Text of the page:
Build a Library - Added Rating Parameters and Broke Code

Hello Codecademy Community,

I’m almost done with my Build a Library project, however, when I added in parameters for ratings to ensure the inputs are between 1 and 5, I broke my code. The error I’m receiving is for ‘class Book extends Media’ and it’s apparently a ‘SyntaxError: Unexpected identifier’.

I have a feeling the class Media extension code broke as my addRating() method has a problem. Can anyone help?

Thank you

Rohini

class Media {
  constructor(title) {
    this._title = title;
    this._isCheckedOut = false;
    this._ratings = [];
  }
  
  get title() {
    return this._title;
  }
  
  get isCheckedOut() {
    return this._isCheckedOut;
  }
  
  get ratings() {
    return this._ratings;
  }
  
  set isCheckedOut(newIsCheckedOut) {
    this._isCheckedOut = newisCheckedOut;
  }
  
  toggleCheckOutStatus() {
    this._isCheckedOut = !this._isCheckedOut;
  }
  
  getAverageRating() {
    let ratingsSum =  this._ratings.reduce((currentSum, rating) => currentSum + rating, 0); 
    let lengthOfRatings = this._ratings.length;
    return ratingsSum / lengthOfRatings;
  }
  
  addRating(rating) {
    if (rating < 1 || rating > 5){
      console.log('Error! Please rate between 1 and 5')} else {
    this._ratings.push(rating);
    }
  }

class Book extends Media {
  constructor(title, author, pages) {
    super(title);
    this._author = author;
    this._pages = [];
  }
  
  get author() {
    return this._author;
  }
  
  get pages() {
    return this._pages;
  }
}

class Movie extends Media {
  constructor(title, director, runTime) {
    super(title);
    this._director = director;
    this._runTime = runTime;
  }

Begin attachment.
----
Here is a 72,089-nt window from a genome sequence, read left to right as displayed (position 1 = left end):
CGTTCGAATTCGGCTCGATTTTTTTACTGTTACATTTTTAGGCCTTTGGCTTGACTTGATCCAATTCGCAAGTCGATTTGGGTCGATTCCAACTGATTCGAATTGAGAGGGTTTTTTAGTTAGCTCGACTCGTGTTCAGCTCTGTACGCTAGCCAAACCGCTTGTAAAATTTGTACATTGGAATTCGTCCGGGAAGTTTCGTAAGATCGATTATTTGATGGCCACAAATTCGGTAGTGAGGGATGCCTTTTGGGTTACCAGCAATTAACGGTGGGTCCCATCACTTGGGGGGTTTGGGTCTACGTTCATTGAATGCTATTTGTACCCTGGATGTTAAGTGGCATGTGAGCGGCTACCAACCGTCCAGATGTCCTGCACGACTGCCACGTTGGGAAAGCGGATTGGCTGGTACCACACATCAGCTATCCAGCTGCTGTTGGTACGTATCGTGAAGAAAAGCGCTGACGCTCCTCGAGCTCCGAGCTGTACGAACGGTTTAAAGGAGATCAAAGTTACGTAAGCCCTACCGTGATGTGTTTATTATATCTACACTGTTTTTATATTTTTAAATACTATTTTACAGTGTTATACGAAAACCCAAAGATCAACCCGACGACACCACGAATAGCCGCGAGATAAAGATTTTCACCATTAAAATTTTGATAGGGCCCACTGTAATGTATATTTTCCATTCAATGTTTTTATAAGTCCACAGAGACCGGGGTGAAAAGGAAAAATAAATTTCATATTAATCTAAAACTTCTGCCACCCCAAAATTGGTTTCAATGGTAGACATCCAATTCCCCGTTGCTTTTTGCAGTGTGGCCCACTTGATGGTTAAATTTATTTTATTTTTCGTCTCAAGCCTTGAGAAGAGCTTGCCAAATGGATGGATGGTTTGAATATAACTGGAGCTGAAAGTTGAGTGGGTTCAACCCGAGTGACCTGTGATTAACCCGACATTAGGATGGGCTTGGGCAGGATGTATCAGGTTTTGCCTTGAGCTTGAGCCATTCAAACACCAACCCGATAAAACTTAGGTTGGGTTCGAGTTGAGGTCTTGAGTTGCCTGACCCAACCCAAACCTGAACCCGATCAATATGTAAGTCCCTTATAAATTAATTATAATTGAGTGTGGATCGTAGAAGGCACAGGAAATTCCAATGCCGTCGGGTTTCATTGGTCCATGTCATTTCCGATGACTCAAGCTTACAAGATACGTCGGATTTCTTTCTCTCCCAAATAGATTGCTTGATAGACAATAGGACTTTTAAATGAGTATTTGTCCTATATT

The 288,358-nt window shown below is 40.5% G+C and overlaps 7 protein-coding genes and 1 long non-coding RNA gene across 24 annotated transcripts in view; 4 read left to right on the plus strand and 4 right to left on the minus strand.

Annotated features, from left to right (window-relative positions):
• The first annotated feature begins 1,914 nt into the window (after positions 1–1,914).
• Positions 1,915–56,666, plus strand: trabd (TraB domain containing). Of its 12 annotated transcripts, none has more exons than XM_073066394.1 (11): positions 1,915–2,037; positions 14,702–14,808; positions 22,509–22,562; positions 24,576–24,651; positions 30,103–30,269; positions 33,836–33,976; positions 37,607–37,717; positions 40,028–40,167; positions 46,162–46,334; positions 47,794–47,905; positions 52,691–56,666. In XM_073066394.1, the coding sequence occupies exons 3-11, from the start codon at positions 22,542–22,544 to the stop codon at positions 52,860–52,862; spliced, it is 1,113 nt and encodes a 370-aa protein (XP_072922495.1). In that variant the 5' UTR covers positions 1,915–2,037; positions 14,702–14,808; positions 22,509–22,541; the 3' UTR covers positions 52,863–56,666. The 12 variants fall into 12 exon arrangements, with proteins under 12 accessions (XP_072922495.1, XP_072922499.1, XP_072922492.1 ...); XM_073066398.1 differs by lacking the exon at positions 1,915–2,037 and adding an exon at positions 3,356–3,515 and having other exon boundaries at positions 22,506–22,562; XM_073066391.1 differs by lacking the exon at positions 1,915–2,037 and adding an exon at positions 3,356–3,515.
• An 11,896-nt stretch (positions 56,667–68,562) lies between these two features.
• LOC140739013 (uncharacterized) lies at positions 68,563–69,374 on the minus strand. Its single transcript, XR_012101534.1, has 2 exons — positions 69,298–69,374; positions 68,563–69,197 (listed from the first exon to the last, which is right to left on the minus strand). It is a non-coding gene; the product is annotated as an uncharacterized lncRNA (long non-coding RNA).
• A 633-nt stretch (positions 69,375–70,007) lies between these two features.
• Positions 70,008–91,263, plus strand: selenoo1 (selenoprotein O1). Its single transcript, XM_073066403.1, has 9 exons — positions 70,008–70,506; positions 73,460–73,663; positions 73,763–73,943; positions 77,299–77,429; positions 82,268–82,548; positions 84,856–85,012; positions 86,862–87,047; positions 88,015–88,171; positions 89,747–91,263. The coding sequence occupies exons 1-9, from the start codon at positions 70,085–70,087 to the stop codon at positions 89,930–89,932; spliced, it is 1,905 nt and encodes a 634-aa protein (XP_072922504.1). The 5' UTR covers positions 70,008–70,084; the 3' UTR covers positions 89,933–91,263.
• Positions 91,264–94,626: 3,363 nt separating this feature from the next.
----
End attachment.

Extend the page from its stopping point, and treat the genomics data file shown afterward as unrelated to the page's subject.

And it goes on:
get director() {
    return this._director;
  }
  
  get runTime() {
    return this._runTime;
  }
}

const historyOfEverything = new Book('A Short History of Nearly Everything', 'Bill Bryson', 544);

historyOfEverything.toggleCheckOutStatus();
console.log(historyOfEverything.isCheckedOut);
historyOfEverything.addRating(4);
historyOfEverything.addRating(5);
historyOfEverything.addRating(5);
console.log(historyOfEverything.getAverageRating());

const speed = new Movie('Speed', 'Jan De Bont', 116);
speed.toggleCheckOutStatus();
console.log(speed.isCheckedOut);
speed.addRating(1);
speed.addRating(1);
speed.addRating(5);
console.log(speed.getAverageRating());

//console.log(speed._title);
//console.log(speed._director);

Hello, @byteplayer10449.

Look closely at your code here:

You are starting a new class (Book), but have you closed the previous one (Media)?

1 Like

:woman_facepalming:t2: got it! I needed a curly bracket to close off my Media class.

Thank you!

1 Like

You’ve done a very nice job with indentation which made it really easy to spot the missing brace. My personal preference is to initially include both opening and closing braces, brackets, parenthesis, and then fill in the code between them, so I don’t forget to close them.

1 Like

That’s a good tip. Thank you so much, I really appreciate it. It can be so frustrating when you can’t figure out the one thing that is breaking your code!

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Most modern IDEs/code editors (like VSCode, Atom etc) do this automatically by default, much like how the CC learning environment does. :slight_smile:

But it extends to other language constructs - to always have a syntactically valid program after each edit.

Would be kinda silly to leave invalid code behind and move on to something else.

It’s also easier to get the syntax right for something minimal (empty) and then make additions to it, running a syntax checker on it after each addition (automatically, obviously)

And when everything else is valid, any error messages will be specifically about the thing currently worked on, which helps a lot as well.

I think codecademy has the unfortunate effect of giving off the impression that code is written all at once and … then it works? Idk. I get that feeling sometimes from questions asked here.
But that is probably done by copying text provided by codecademy and then running it and … then nothing was actually programmed, only copied.
And if there are problems with that code then there’s no way to approach it because big scary error messages and what not.
But the approach of making small edits and checking the program after each such edit gets around all that, makes it interactive.

But yeah, tools are a big part of facilitating that way of editing. Formatters (wrong things often come out looking odd when reformatted) and linters. All there is in codecademy’s web environment is make an edit and run it which is … reasonable and sufficient, but not obvious and not the most convenient.

1 Like